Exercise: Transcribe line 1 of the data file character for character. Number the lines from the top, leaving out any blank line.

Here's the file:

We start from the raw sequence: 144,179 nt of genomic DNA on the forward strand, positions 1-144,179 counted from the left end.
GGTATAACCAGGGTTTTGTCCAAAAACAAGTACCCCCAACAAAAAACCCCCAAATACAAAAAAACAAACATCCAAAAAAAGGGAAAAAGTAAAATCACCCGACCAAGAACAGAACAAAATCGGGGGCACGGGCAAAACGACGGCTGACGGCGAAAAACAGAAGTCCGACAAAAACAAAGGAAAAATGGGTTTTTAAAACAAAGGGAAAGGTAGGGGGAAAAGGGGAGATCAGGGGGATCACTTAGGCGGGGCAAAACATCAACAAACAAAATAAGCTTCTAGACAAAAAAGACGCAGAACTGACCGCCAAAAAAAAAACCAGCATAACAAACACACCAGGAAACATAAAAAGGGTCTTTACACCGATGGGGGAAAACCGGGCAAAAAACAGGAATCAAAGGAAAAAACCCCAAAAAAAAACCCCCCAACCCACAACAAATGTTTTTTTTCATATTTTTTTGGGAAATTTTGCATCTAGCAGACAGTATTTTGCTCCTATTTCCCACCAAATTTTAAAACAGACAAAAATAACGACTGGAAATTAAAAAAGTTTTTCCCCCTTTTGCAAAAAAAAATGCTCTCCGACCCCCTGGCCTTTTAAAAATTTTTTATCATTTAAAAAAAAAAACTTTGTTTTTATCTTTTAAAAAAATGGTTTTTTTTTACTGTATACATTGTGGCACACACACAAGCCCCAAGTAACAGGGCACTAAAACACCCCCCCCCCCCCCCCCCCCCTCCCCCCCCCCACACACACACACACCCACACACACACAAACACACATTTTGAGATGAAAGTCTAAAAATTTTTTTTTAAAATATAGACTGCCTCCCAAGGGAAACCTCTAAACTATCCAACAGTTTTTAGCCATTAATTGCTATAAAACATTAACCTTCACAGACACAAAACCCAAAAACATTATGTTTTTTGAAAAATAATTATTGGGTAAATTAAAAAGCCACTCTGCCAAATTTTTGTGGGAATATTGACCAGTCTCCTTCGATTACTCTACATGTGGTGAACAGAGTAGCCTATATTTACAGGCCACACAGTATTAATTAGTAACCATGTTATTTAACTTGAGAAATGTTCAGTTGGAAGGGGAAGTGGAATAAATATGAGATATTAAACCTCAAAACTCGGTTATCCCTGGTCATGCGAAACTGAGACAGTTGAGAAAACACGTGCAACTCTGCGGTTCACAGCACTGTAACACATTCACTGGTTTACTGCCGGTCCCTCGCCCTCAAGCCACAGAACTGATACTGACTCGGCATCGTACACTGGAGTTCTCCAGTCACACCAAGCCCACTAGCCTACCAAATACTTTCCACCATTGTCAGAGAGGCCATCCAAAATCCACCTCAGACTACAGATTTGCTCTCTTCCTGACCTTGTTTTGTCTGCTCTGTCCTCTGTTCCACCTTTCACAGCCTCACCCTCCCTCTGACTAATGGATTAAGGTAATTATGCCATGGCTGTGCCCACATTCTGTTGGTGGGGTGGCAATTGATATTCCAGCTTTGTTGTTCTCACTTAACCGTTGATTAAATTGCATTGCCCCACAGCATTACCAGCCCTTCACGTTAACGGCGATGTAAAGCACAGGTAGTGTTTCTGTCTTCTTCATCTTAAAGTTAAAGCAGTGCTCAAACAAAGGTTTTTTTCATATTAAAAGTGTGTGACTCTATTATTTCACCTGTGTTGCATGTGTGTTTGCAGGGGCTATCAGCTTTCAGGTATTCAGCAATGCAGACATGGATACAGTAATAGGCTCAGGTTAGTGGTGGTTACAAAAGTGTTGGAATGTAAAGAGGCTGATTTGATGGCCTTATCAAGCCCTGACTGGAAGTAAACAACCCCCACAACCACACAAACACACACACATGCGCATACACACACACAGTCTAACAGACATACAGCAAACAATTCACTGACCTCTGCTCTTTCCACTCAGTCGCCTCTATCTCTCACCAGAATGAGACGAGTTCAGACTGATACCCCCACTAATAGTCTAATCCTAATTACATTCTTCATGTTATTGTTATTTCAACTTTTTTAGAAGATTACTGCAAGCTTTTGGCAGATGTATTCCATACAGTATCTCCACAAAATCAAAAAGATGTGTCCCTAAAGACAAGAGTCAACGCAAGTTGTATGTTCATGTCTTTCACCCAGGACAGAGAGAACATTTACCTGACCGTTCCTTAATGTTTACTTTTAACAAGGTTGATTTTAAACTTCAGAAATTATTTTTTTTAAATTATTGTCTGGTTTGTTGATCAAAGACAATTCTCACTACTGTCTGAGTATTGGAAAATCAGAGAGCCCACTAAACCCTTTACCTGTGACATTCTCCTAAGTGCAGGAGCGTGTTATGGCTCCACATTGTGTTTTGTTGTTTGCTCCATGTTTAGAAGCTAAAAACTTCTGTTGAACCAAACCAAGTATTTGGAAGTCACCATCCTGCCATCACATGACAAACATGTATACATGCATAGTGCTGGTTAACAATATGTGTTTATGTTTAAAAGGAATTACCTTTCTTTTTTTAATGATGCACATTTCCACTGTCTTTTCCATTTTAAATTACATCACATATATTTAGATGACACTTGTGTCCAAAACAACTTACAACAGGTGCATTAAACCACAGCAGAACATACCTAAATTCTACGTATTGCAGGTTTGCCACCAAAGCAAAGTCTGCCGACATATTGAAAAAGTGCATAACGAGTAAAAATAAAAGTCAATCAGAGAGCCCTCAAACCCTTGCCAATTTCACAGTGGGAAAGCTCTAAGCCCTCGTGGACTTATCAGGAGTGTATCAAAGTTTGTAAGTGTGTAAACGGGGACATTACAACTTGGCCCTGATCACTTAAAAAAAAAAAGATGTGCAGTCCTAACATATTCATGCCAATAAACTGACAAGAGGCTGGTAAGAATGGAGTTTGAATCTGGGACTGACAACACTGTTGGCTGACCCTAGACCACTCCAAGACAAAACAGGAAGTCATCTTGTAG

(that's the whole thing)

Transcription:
We start from the raw sequence: 144,179 nt of genomic DNA on the forward strand, positions 1-144,179 counted from the left end.